Krakow and Lviv – September 2014

1920s architecture in Krakow

1920s architecture in Krakow

Until 1919, Krakow and Lviv (Lemburg) were Polish and part of Austro Hungary’s province of Galicia since the partition of Poland in 1772. Lemburg was the capital. Now Polish Krakow is in Nato and the EU and Lemburg (Lvov/Lviv) is in the Ukraine. Their common roots are easy to see from churches to coffee houses. All too apparently Austro-Hungary permitted the Poles their national identity in the arts and this paid off with wonderful Art Nouveau and Art Deco in both cities. In the case of the other two partitioners, Prussia and Russia, this was not so.

Jesuit seminary, Krakow

Jesuit seminary, Krakow

Trade routes of amber and salt, in the later Middle Ages, bought fine universities, exquisite architecture, open squares, collections of art and a polyglot population of Jews, Armenians, Poles, Germans Ukrainians and others. These two beautiful cities were a hub of Central Europe.

Krakow is now firmly on the tourist route and no surprise. I had last been there 40 years ago. I remembered the magnificent Renaissance architecture which even the greyness of Communism could not blunt. The Kazimierz founded by King Kazimierz the great in the 1330s, for the Jews, is now lively and full of small trendy shops. I remember it as a blackened grimness and one or two sad inhabitants.

Wawel Castle

Wawel Castle

The Wawel Castle is a must, with the Cathedral its greatest building. The monuments alone are worth a good hour. The State Rooms have been reconstituted to a high standard and fine Polish craftsmanship is everywhere. Go to the Oriental museum to see trophies from the Turkish wars to really put this part of the world in context. Danger always came from the East. At present the great Leonardo ‘Lady with an Ermine’ is shown here as the Czartorsky Museum is presently closed.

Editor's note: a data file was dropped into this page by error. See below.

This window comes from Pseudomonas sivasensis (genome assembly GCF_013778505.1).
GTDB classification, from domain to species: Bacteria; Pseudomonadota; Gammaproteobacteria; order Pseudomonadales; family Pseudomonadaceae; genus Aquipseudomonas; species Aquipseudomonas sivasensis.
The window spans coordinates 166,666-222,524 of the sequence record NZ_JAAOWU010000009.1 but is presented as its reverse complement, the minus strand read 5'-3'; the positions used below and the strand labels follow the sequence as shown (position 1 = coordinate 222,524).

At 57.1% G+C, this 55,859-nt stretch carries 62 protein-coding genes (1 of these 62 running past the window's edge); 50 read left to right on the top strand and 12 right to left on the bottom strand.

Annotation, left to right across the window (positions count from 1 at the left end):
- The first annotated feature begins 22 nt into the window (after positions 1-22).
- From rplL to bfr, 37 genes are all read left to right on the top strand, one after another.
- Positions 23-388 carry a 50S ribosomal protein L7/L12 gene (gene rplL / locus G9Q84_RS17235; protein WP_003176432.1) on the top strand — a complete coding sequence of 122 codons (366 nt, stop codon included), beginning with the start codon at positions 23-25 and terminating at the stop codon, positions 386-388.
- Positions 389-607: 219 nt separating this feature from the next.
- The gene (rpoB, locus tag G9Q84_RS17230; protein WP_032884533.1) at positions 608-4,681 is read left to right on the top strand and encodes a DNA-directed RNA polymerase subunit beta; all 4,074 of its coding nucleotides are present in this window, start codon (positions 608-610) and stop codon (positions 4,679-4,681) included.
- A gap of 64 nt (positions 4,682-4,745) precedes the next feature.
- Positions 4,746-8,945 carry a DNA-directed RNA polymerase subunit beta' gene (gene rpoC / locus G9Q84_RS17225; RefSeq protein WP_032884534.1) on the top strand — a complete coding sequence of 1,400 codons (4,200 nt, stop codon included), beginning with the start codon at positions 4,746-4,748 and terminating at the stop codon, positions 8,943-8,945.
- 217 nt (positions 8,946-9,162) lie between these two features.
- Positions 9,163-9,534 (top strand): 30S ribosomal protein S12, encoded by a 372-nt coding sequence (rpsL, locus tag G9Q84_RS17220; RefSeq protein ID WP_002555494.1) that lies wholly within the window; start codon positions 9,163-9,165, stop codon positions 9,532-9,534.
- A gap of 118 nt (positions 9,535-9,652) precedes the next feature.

Jesuit church in Krakow

Jesuit church in Krakow

The churches are richly diverse and visits to as many as possible are advisable. Faith is still strong here and many are full of religious and lay congregations. A few ‘must sees’: St. Mary’s, of course, with the stunning Viet Stoss Altar; the Franciscans’ church frescoed by Stanislaw Wyspianski, one of the greatest of Poland’s 20th century painters. His too are the stained glass windows. The Poor Clares were singing out of sight when we visited. Through the screen is one of two remarkable boat pulpits – an apparent reference to St Peter. However, one of the most beautiful of the Baroque interiors is the University Church of St. Anne, the favourite of Pope John Paul. He was a graduate of the university and the admiration for this brave devout man is everywhere in the city.

Stained glass in a coffee house

Stained glass in a coffee house

For all the sophistication of good restaurants and cafes, look out too for the wealth of traditional crafts, in small shops in and around the Cloth Hall and elsewhere. A welcome feature of the Austro-Hungarian regime are the coffee houses, many with original interiors to say nothing of the quality of the cakes.

Enroute for the border I suggest a halt in Tarnow. The church has magnificent tombs and in one of the Canons’ houses is the little Church Museum. Close by is a rare museum of Enthnography dedicated to the Roma and the Jews.

Lancut

Lancut

Our main visit, along this new excellent road to the border, is the Castle of Lancut belonging until the end of the war to the Potacki family, whose town house is in Lviv and now houses that city’s art gallery.

The family managed to remove many valuables before the advancing Soviet army. There are rumours that the family are trying to get Lancut back. It is wonderful inside with genuine Rococo rooms alongside their 19th century counterparts. Especially fine is the sculpture gallery, not so much for the marbles themselves – although Canova’s statue of the ‘adopted son’ of Isabella Potacki causes a stir – but for the wonderful decorations of faux ruins on the walls. There is a perfectly good tape in English but you must be there by 15.00 at the latest.